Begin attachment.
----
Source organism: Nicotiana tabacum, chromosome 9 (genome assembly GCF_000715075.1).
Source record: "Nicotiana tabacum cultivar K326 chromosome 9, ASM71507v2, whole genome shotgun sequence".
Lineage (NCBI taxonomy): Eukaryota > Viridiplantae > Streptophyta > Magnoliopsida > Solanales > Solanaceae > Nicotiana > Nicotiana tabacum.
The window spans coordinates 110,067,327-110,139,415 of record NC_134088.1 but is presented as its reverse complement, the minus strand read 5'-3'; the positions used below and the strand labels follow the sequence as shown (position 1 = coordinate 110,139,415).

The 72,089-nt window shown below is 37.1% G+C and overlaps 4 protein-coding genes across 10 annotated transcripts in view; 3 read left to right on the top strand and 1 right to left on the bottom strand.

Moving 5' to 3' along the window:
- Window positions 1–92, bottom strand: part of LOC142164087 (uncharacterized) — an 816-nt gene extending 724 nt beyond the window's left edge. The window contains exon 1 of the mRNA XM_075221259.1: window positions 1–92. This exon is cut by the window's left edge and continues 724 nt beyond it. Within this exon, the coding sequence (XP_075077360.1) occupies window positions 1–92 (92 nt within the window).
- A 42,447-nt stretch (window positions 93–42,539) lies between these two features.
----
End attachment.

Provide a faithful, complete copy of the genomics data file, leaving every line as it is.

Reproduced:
Source organism: Nicotiana tabacum, chromosome 9 (genome assembly GCF_000715075.1).
Source record: "Nicotiana tabacum cultivar K326 chromosome 9, ASM71507v2, whole genome shotgun sequence".
Lineage (NCBI taxonomy): Eukaryota > Viridiplantae > Streptophyta > Magnoliopsida > Solanales > Solanaceae > Nicotiana > Nicotiana tabacum.
The window spans coordinates 110,067,327-110,139,415 of record NC_134088.1 but is presented as its reverse complement, the minus strand read 5'-3'; the positions used below and the strand labels follow the sequence as shown (position 1 = coordinate 110,139,415).

The 72,089-nt window shown below is 37.1% G+C and overlaps 4 protein-coding genes across 10 annotated transcripts in view; 3 read left to right on the top strand and 1 right to left on the bottom strand.

Moving 5' to 3' along the window:
- Window positions 1–92, bottom strand: part of LOC142164087 (uncharacterized) — an 816-nt gene extending 724 nt beyond the window's left edge. The window contains exon 1 of the mRNA XM_075221259.1: window positions 1–92. This exon is cut by the window's left edge and continues 724 nt beyond it. Within this exon, the coding sequence (XP_075077360.1) occupies window positions 1–92 (92 nt within the window).
- A 42,447-nt stretch (window positions 93–42,539) lies between these two features.